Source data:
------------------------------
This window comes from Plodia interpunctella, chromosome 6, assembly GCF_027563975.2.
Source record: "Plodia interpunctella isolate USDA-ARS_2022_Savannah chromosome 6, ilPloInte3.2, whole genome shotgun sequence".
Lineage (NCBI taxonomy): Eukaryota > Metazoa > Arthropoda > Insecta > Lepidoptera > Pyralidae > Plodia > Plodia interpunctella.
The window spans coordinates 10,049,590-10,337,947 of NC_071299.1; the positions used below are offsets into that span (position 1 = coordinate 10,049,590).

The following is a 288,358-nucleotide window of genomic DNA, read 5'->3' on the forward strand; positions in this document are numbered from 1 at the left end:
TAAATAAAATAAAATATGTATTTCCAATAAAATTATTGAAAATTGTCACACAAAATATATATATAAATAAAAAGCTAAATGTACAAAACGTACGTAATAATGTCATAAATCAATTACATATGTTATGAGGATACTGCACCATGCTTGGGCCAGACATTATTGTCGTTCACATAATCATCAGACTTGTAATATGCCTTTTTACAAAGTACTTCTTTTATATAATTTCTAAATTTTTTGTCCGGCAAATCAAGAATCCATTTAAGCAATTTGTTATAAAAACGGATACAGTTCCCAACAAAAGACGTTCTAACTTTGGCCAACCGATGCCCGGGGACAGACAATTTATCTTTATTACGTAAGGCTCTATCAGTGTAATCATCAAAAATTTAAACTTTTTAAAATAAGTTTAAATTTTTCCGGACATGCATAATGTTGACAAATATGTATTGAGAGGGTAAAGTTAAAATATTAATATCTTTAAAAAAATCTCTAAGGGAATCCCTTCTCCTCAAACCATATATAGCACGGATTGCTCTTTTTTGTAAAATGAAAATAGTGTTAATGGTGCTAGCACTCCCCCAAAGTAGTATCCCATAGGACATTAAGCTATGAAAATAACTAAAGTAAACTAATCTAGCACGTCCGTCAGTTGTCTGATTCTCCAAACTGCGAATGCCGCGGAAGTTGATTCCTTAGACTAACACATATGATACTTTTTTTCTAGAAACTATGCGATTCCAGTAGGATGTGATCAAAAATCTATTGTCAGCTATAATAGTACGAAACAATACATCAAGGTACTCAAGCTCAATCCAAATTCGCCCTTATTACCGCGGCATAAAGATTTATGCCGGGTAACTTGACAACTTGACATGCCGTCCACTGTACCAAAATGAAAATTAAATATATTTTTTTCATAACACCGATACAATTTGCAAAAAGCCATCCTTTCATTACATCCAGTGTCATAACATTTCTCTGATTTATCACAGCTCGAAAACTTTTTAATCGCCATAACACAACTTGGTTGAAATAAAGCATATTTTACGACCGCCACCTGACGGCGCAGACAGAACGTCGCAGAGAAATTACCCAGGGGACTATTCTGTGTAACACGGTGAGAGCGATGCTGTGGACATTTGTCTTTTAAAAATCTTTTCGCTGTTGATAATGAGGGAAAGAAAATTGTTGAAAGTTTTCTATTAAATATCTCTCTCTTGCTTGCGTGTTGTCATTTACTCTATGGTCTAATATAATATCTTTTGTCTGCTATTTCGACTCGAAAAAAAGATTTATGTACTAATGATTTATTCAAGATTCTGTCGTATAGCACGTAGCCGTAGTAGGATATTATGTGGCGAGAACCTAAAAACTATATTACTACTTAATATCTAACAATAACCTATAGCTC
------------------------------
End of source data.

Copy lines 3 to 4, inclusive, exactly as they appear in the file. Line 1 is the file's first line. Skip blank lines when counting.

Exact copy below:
Lineage (NCBI taxonomy): Eukaryota > Metazoa > Arthropoda > Insecta > Lepidoptera > Pyralidae > Plodia > Plodia interpunctella.
The window spans coordinates 10,049,590-10,337,947 of NC_071299.1; the positions used below are offsets into that span (position 1 = coordinate 10,049,590).